Landmark Transplant Turns 3D Bioprinting on Its Ear
A reconstructed ear made of living cells could herald a new era of 3D-printed organs
More than a quarter-century after scientists first grew a humanlike ear on the back of a mouse, surgeons in San Antonio have successfully used a 3D printer to reconstruct an outer ear made of living cells for a young woman with a congenital ear deformity—no creepy-looking mice required.
Researchers hailed the pioneering transplant as a major advance for tissue engineering and regenerative medicine.
Conventional 3D printers that extrude biocompatible plastics are regularly used to create medical implants such as airway splints, heart valves, and spinal discs. But the San Antonio operation—announced last week as part of a clinical trial sponsored by 3DBio Therapeutics, a Cornell University spinoff—appears to be the first to pattern a 3D-printed transplant out of living tissues.
Yet, it is one thing to bioprint an outer ear so that the external appendage will largely serve a cosmetic purpose. It is quite another to fashion complex organ systems that must play essential metabolic and sensory roles.
“This bioprinted ear auricle is an important milestone in the industry, but there is still work to be done to bioprint replacement tissues or organs that need to perform complex biological functions,” says Sam Wadsworth, cofounder and chief scientific officer of Aspect Biosystems, a Canadian company working on bioprinted tissue therapeutics.
Nonetheless, the fact that the ear transplant appears to be safe, with favorable aesthetic outcomes, at least initially, should pave the way for future clinical applications of 3D bioprinting. So says Jennifer Lewis, a materials scientist at Harvard University who was not involved in the research.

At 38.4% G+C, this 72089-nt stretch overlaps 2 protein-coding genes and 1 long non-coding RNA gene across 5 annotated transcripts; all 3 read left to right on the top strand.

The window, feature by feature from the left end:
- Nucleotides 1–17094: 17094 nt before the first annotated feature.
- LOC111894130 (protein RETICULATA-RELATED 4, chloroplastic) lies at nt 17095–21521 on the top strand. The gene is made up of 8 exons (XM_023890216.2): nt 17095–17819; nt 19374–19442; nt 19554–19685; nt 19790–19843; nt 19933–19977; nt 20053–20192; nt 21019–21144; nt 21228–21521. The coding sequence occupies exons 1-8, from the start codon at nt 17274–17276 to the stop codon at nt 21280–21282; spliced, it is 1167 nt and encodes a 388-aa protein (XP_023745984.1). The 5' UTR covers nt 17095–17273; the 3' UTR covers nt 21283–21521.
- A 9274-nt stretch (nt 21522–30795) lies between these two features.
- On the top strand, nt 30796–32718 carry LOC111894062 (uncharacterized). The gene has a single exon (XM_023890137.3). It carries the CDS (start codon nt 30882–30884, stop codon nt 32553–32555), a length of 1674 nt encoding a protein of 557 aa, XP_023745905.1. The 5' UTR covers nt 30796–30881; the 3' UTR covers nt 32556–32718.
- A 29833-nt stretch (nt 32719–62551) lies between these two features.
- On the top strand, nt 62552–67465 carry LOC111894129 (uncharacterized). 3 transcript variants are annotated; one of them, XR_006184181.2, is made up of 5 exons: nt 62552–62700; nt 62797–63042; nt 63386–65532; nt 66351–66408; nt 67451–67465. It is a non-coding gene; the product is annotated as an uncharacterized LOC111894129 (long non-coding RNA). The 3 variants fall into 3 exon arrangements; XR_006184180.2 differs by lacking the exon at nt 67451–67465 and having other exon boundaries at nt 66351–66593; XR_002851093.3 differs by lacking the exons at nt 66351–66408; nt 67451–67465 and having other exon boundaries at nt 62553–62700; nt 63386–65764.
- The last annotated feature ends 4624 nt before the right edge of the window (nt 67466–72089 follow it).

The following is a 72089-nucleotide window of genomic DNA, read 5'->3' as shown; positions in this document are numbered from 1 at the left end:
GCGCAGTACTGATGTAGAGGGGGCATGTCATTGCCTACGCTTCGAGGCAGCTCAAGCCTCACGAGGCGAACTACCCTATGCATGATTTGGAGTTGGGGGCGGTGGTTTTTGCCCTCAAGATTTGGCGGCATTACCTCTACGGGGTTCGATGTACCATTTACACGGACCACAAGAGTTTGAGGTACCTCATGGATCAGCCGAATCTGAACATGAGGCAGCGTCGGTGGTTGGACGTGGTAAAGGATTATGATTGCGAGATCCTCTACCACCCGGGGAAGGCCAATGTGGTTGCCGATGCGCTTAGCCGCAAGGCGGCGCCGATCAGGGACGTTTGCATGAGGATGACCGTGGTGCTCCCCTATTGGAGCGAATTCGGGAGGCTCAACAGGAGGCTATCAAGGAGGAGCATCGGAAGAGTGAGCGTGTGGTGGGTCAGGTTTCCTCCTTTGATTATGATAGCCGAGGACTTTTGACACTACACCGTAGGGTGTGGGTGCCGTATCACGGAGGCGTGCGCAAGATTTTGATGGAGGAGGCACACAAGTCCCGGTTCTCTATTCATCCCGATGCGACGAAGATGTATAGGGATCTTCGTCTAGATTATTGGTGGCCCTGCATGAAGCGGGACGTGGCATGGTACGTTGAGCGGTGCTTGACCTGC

“It’s the right place to start to derisk the technology,” she says.
The recipient of the bioprinted ear, a 20-year-old woman from Mexico, was born with microtia, a rare birth defect that causes the ear to develop with a small and misshapen outer structure.
Doctors took a nib of tissue from her deformed right ear, plus a 3D scan of her healthy left ear. Scientists at 3DBio HQ in Long Island City, N.Y., then extracted cartilage-forming cells from her biopsy, grew huge numbers of those cells in the lab, and mixed the cells with a collagen-based “bioink” for loading into a proprietary printer.
Using the good ear as a guide, the computer-controlled printer deposited the material in thin layers to create a personalized, shape-matched prosthetic that was then ready for transplantation, with the aid of a temporary biodegradable shell.
Conventional microtia reconstruction typically involves harvesting and carving rib cartilage in a procedure that requires multiple surgeries. In recent years, surgeons in China and Israel have used less-invasive 3D-printing protocols to create synthetic ear scaffolds that then be seeded with cartilage cells or covered in grafted skin.
The 3DBio method, however, is to first to take advantage of a live-cell printing technique.
The company’s microtia trial is scheduled to enroll another 10 individuals at sites in San Antonio and Los Angeles. 3DBio next hopes to deploy its cartilage-printing technology to correct nasal and spinal defects.